Graphic Novel (Film) Review 161/365: The Shape of Water

As most of you know, I teach the Film & Literature class at my high school.  I love it.  And one of the reasons that I love it is that it gives me an excuse to watch more films!  And luckily, one of my Christmas Day traditions is going to the movies with my wife and mom.  Today was no different.  We went to see Guillermo Del Toro’s The Shape of Water.

I’ve reviewed a couple of films here on this 365 blog quest.  I need to switch it up sometimes, and film reviews seem to be the most logical transition with the whole visual literacy and all…

Rated “R,” I would not show this full film in my classroom.  There is a good deal of nudity and sex.  But that’s not to say that I wouldn’t show a few clips.  Del Toro does some amazing things in this film, and small clips will be worth showing.

The Shape of Water is about a mute woman named Eliza Esposito, played by Sally Hawkins, that works as a custodian at a government facility.  She quickly discovers that a “dangerous” humanoid water-creature is being housed and experimented on at the facility, and she makes it her mission to help the creature.

The cast of characters is top-notch: Michael Shannon plays Richard Strickland the bad-dude military antagonist; Richard Jenkins plays Giles, Eliza’s charismatic painter neighbor; and Octavia Spencer plays Zelda Fuller, Eliza’s cleaning partner and close friend.

The music, lighting, and dialogue feel like Classic Hollywood reborn.  As the film opens, I felt as if I were watching a film done by a grown-up Wes Anderson.  That’s not an insult to Wes Anderson.  I love the youthful feel of Anderson’s films; the opening of this film felt as magical without all the quirk.  And I do feel that Anderson captures classic straight-forward film making (with his own spin of course), and The Shape of Water did that but in a more mature way.  There is even one scene that is literally a nod to classic black and white big budget productions, and while I was nervous that it was going to be cringe-worthy, it ended up being beautiful and brilliantly filmed/edited.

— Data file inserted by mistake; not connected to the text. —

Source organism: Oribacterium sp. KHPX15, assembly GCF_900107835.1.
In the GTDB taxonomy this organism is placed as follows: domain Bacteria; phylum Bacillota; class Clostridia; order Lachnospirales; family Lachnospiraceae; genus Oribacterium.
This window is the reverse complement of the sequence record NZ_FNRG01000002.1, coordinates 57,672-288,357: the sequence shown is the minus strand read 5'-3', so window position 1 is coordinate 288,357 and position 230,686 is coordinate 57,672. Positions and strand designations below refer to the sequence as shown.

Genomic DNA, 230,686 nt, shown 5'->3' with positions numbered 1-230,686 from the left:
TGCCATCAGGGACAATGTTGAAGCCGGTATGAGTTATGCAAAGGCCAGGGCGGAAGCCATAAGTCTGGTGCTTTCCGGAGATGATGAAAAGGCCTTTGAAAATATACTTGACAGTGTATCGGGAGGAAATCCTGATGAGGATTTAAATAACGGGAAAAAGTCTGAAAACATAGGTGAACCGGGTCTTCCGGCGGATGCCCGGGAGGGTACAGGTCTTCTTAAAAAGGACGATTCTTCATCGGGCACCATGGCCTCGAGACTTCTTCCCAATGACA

Don’t get me wrong.  This movie isn’t all fun and fancy.  There are moments of pure gore and blood.  Like a couple of the scenes from Pan’s Labyrinth, you might find yourself looking away for a moment or two.  But those are some of the moments where Del Toro puts his stamp on the film.  And the colors are not as striking as Del Toro’s Crimson Peak, but they are bold, and they are artfully done.

People like to grade films, I guess, I don’t know…so if I were to grade this film, let’s say A-.  See it, tell me what you think, and I can tell you about the minor issues I had with it.  But very minor.  I really enjoyed this.

Merry Christmas!

Happy reading (watching)!


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